The buzzword at a debate on housing last week was – depressingly for the mortgage market – renting. The Land Data Great Housing Market Debate in Westminster had the bosses of Paragon Mortgages, Your Move and Galliford Try Homes, as well as the chief economist at Nationwide Building Society and BBC chief economics correspondent Hugh Pym on the panel.
With little in the run-up to the election on housing, apart from the Liberal Democrats’ plans for VAT on new-build, it was left to the industry to debate where the market was headed.
With housing production down, finance constrained and increasing legislation making life difficult for everyone, the panel had no illusions about the state of the market.
While David Newnes, managing director of Your Move, pointed out that house prices have increased 54% every five years since World War II, every panel member predicted that steady, not dramatic, rises in property values would be the order of the day.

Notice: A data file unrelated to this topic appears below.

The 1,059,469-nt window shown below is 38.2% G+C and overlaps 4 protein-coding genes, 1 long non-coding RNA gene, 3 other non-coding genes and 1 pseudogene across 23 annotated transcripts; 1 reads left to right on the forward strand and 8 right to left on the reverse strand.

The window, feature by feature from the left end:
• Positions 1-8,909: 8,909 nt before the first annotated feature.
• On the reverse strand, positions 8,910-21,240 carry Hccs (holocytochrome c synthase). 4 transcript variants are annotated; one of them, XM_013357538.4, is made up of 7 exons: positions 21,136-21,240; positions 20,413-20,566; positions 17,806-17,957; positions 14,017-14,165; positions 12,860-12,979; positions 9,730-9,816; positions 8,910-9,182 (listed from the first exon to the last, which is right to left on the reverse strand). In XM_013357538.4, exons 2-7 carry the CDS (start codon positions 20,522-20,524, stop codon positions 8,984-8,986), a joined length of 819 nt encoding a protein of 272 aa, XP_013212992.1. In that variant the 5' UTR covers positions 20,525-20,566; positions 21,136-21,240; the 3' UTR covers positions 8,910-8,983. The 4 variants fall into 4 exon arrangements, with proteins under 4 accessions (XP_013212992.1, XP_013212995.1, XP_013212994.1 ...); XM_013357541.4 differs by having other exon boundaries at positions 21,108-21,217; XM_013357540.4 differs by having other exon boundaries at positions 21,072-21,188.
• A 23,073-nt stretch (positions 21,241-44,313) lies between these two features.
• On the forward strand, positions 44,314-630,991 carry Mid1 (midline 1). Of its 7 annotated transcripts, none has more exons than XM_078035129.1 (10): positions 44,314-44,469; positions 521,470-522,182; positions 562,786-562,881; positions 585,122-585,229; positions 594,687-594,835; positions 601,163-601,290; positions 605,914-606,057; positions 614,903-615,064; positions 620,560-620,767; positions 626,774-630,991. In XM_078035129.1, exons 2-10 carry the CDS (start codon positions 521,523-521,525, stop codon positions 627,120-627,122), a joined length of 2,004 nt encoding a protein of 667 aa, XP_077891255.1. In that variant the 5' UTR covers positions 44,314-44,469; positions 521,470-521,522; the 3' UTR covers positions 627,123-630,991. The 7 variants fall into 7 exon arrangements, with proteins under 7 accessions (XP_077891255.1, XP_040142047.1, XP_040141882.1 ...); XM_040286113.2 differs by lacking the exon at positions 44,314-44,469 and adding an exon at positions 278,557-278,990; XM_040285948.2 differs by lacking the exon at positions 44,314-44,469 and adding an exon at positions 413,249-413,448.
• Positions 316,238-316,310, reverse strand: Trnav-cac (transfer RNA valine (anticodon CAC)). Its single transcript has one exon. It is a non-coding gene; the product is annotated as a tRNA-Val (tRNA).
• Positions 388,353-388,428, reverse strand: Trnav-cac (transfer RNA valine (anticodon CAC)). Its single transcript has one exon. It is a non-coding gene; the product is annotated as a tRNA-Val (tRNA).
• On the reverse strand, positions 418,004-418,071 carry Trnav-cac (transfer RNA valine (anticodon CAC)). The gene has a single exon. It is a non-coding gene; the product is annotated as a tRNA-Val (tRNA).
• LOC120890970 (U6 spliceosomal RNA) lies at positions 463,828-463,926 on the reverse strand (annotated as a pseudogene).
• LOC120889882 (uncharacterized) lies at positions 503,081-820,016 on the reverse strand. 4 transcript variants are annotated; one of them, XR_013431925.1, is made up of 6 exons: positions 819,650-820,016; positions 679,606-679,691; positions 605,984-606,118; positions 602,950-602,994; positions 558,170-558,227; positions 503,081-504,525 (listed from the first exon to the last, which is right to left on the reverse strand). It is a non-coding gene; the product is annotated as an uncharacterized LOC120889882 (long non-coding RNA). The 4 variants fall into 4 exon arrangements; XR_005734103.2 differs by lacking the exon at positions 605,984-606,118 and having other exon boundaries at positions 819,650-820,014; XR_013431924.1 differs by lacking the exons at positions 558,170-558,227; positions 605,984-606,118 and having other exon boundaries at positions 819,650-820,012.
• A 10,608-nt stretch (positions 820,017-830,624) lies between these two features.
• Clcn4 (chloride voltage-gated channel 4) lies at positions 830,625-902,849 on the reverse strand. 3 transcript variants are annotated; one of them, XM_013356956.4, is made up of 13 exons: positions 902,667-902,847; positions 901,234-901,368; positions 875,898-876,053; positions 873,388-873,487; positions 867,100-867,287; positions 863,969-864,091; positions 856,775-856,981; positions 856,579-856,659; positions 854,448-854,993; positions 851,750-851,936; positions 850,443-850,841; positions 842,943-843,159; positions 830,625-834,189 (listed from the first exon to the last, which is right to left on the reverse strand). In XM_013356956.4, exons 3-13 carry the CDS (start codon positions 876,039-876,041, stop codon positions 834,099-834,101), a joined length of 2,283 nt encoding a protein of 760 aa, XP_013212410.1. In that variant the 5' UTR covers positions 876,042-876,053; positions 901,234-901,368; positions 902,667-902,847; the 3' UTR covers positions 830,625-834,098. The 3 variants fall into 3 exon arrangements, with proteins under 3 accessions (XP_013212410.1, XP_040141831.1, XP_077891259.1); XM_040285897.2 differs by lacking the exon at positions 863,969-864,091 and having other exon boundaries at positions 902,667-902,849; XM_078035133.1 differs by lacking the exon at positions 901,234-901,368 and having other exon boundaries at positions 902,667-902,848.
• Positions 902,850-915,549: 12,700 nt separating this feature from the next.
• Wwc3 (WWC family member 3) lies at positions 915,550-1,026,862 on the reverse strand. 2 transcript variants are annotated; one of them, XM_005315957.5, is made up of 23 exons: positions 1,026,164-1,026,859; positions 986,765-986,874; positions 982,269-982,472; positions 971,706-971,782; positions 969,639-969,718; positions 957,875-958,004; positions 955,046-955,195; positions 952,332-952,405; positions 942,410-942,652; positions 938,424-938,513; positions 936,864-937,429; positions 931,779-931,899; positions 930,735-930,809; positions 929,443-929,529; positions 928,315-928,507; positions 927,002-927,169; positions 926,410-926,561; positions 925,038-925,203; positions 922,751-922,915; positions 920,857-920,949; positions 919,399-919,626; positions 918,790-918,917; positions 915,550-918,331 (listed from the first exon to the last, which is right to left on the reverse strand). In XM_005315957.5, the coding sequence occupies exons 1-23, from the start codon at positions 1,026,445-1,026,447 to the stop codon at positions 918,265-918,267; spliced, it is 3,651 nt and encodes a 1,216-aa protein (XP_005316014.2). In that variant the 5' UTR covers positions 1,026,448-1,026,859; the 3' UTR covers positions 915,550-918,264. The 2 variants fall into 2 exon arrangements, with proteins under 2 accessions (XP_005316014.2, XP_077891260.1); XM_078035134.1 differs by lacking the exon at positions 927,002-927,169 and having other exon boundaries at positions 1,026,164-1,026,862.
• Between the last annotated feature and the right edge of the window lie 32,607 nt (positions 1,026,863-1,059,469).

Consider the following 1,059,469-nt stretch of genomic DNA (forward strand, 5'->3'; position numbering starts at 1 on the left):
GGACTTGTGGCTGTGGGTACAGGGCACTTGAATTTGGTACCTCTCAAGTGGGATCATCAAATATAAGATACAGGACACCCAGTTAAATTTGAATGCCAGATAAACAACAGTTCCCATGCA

When the same question about the future of house prices was put to the audience, only one person raised their hand for further falls. But as Pym quipped, “Do turkeys vote for Christmas?” In other words, everyone predicting the same thing is no barometer of anything. After all, widespread belief in an unstoppable boom period got us into this mess.
As we all know the key constraining factor is finance. Gross lending figures for March from the Council of Mortgage Lenders were positive in that they rose to £11.5bn from £9.3bn in February, but the overall figure for Q1 2010 was terrible at just £29.5bn – the lowest quarterly total since 2000.
So unsurprisingly, the liveliest part of the debate was on the future of the private rental sector. Could we see Britain adopt the model of Germany, France and Austria where the majority of consumers rent? Not without major incentives to widen the sector. If it is the next big thing, we first need to ensure landlords have ready access to buy-to-let finance.
With access to housing finance stagnant and demand for property to rent hitting new highs, it’s clear that whoever takes over on May 6 needs to get a proper handle on the housing market. And improving, rather than impeding with additional legislation, access to affordable finance for would-be property buyers is a good place to start.